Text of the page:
Russian court rules to curb freedom of teen political activist

Politician Dmitry Gudkov, chairman of the Civic Initiative Party.
Politician Dmitry Gudkov, chairman of the Civic Initiative Party. Photo credit: Getty Images

A Russian court on Tuesday banned a 19-year-old anti-Kremlin activist from leaving her town near Moscow for more than two years after finding her guilty of vandalism, a sentence her supporters said was unduly harsh.

Olga Misik, a journalism student in Moscow, became an anti-government protest symbol as a 17-year-old, when she sat down on the pavement in front of a row of riot police during a 2019 protest and read the constitution aloud.

Moscow's Mirovoy Court sentenced Misik, sometimes known as "the girl with the constitution", to two years and two months of restricted liberty for splashing paint on a booth outside the Prosecutor General's office to protest a state crackdown against activists, she said.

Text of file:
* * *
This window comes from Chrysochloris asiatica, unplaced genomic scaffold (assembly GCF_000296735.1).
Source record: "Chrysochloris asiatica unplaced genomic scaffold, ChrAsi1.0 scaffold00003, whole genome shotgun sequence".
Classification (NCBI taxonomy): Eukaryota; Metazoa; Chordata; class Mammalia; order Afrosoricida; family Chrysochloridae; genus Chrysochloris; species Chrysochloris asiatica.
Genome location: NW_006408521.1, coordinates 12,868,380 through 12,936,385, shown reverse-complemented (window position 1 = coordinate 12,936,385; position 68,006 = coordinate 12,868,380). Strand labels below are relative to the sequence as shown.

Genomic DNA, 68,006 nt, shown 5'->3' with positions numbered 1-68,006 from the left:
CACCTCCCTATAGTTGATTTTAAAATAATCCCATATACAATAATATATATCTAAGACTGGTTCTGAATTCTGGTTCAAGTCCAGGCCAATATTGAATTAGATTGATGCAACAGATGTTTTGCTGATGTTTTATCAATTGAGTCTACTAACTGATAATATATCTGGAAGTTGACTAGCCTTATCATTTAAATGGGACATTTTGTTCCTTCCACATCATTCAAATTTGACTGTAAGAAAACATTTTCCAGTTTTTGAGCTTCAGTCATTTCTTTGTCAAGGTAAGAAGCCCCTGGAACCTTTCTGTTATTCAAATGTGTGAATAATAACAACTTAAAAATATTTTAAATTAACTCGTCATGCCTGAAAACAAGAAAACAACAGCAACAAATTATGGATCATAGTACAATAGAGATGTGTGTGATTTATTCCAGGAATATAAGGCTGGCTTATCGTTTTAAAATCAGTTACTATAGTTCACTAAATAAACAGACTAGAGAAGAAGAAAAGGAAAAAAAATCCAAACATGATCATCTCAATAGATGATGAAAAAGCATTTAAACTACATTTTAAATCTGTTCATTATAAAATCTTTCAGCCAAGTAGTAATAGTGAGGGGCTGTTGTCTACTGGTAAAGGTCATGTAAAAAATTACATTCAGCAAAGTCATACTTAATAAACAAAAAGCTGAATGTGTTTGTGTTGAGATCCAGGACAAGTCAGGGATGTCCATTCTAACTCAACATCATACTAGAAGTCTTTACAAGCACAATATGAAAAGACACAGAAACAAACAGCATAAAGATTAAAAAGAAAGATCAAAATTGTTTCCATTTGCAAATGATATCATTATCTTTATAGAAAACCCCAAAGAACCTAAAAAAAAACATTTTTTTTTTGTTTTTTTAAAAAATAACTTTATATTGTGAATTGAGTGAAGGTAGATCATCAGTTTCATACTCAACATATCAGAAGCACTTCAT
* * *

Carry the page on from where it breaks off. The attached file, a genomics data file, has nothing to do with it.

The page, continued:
The court ruling also means she cannot leave her home at night.

The court, which did not immediately respond to a request for comment, also sentenced Igor Basharimov and Ivan Vorobyovsky, who took part in the protest with Misik, to similar restrictions. Their defence said it would appeal the ruling.

"All of this for a dribble of paint at the entrance of the Prosecutor General's office that was washed off that same morning," opposition politician Dmitry Gudkov said.

Police have stepped up their crackdown on opposition activists in the wake of protests calling for the release of jailed Kremlin critic Alexei Navalny. Russian authorities had warned that the protests were illegal and those taking part could face charges.